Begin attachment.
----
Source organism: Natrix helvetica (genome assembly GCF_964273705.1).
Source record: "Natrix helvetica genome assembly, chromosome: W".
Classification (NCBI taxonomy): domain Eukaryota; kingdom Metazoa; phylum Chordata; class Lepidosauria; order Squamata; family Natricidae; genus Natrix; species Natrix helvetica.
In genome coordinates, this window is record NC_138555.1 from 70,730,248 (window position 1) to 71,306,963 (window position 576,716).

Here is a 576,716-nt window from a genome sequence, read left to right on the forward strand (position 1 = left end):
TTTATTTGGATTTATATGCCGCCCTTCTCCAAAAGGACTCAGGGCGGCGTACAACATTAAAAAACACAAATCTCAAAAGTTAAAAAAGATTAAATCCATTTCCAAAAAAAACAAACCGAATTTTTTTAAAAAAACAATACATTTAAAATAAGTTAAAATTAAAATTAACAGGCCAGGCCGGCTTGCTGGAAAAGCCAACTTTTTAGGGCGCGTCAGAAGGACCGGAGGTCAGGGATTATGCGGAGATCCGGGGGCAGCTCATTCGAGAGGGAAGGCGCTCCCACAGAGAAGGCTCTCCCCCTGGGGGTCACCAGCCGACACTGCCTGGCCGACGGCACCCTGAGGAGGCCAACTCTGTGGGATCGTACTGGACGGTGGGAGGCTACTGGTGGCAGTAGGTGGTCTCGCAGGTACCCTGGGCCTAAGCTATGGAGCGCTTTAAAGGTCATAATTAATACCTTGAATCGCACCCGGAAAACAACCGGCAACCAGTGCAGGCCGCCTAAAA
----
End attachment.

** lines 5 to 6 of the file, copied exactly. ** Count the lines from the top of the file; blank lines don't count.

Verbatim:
Here is a 576,716-nt window from a genome sequence, read left to right on the forward strand (position 1 = left end):
TTTATTTGGATTTATATGCCGCCCTTCTCCAAAAGGACTCAGGGCGGCGTACAACATTAAAAAACACAAATCTCAAAAGTTAAAAAAGATTAAATCCATTTCCAAAAAAAACAAACCGAATTTTTTTAAAAAAACAATACATTTAAAATAAGTTAAAATTAAAATTAACAGGCCAGGCCGGCTTGCTGGAAAAGCCAACTTTTTAGGGCGCGTCAGAAGGACCGGAGGTCAGGGATTATGCGGAGATCCGGGGGCAGCTCATTCGAGAGGGAAGGCGCTCCCACAGAGAAGGCTCTCCCCCTGGGGGTCACCAGCCGACACTGCCTGGCCGACGGCACCCTGAGGAGGCCAACTCTGTGGGATCGTACTGGACGGTGGGAGGCTACTGGTGGCAGTAGGTGGTCTCGCAGGTACCCTGGGCCTAAGCTATGGAGCGCTTTAAAGGTCATAATTAATACCTTGAATCGCACCCGGAAAACAACCGGCAACCAGTGCAGGCCGCCTAAAA